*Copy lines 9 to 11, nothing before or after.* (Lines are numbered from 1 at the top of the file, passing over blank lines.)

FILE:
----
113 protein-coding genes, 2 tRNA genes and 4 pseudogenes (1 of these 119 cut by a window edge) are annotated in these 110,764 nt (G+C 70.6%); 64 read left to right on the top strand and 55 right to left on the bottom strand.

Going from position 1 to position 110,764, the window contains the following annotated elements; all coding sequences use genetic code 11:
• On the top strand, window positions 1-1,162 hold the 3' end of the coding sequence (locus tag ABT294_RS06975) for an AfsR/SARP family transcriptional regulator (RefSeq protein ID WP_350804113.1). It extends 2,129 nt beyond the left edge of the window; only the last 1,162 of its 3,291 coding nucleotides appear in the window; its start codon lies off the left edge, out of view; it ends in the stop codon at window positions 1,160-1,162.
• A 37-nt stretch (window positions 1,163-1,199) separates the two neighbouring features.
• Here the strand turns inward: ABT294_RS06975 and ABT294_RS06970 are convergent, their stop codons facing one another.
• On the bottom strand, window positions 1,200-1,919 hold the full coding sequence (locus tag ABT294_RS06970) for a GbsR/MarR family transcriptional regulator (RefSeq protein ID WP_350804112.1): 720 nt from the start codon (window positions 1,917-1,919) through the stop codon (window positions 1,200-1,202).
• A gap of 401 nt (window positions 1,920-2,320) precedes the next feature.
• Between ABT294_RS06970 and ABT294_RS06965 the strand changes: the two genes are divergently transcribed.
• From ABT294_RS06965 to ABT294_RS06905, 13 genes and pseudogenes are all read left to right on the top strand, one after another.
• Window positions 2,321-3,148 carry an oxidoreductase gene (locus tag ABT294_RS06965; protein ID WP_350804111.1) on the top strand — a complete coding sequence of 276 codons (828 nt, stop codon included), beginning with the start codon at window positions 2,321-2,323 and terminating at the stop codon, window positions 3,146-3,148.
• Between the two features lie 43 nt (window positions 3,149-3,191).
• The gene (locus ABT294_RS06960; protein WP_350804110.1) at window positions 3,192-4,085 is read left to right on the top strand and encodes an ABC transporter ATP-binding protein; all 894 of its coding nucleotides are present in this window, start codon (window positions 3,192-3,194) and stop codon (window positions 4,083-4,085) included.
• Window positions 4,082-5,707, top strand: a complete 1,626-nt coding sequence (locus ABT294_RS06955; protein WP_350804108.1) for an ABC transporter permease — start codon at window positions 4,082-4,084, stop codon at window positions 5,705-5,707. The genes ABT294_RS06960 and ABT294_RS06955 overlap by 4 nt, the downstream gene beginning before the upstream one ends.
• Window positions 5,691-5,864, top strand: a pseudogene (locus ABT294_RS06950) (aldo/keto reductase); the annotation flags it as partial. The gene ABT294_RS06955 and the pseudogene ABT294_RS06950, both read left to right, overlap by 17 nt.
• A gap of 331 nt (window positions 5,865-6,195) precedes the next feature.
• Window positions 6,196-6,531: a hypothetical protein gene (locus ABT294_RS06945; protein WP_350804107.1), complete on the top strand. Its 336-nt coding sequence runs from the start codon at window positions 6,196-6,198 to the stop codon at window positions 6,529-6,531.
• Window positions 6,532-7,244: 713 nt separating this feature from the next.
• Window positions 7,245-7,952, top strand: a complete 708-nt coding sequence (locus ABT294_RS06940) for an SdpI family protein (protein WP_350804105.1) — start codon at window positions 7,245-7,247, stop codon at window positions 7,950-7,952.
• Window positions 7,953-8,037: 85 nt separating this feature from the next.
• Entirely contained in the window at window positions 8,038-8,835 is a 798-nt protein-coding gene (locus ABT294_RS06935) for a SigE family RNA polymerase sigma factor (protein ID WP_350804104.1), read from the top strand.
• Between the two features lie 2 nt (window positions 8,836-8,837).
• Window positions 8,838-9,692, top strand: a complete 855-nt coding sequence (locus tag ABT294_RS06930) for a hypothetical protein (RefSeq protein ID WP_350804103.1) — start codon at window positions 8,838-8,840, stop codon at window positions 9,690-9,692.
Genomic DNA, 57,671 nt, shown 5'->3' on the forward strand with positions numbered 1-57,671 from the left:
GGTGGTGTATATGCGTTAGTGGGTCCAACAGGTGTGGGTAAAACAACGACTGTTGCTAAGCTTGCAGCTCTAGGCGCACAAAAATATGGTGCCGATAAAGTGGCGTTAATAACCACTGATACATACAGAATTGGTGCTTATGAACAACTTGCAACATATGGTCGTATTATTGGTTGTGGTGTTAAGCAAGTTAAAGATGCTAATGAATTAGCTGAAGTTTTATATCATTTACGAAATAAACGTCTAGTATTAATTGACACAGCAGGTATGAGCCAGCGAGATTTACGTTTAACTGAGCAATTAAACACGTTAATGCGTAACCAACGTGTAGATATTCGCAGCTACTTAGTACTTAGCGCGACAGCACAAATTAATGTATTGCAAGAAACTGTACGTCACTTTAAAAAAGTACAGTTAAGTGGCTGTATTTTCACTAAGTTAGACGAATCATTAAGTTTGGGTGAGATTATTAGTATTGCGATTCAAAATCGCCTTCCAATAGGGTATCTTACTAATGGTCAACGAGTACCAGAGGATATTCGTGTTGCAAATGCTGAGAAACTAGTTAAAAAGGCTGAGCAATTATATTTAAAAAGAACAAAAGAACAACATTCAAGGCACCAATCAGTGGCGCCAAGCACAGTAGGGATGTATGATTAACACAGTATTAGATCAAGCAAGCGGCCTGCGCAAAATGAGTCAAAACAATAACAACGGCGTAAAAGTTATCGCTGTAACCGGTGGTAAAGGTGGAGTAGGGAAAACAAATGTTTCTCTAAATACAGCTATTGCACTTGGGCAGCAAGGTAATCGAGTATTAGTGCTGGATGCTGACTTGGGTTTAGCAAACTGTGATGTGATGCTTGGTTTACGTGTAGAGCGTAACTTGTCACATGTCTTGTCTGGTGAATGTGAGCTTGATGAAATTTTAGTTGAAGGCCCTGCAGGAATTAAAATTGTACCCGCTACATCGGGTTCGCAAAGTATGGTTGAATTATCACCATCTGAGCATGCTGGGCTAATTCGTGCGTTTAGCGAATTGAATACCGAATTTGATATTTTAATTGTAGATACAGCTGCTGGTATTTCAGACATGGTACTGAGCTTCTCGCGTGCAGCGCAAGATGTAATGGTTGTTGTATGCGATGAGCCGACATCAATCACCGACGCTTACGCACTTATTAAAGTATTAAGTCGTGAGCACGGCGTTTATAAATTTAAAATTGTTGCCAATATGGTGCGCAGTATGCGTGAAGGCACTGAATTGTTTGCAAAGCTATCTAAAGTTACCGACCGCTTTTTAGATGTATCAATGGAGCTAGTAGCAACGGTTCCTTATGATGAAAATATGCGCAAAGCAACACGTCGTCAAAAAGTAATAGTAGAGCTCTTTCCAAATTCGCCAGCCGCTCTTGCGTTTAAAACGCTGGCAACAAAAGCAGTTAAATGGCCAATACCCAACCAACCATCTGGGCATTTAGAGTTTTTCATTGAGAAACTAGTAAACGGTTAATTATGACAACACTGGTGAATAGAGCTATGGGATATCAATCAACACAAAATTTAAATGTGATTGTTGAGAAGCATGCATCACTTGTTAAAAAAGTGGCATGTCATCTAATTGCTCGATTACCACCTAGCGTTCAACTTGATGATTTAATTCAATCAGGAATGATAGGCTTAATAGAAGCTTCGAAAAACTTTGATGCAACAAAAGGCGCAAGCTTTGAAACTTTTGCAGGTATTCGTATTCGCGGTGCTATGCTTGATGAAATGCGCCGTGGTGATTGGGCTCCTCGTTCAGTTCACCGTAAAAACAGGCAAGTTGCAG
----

• From ABT294_RS06965 to ABT294_RS06905, 13 genes and pseudogenes are all read left to right on the top strand, one after another.
• Window positions 2,321-3,148 carry an oxidoreductase gene (locus tag ABT294_RS06965; protein ID WP_350804111.1) on the top strand — a complete coding sequence of 276 codons (828 nt, stop codon included), beginning with the start codon at window positions 2,321-2,323 and terminating at the stop codon, window positions 3,146-3,148.
• Between the two features lie 43 nt (window positions 3,149-3,191).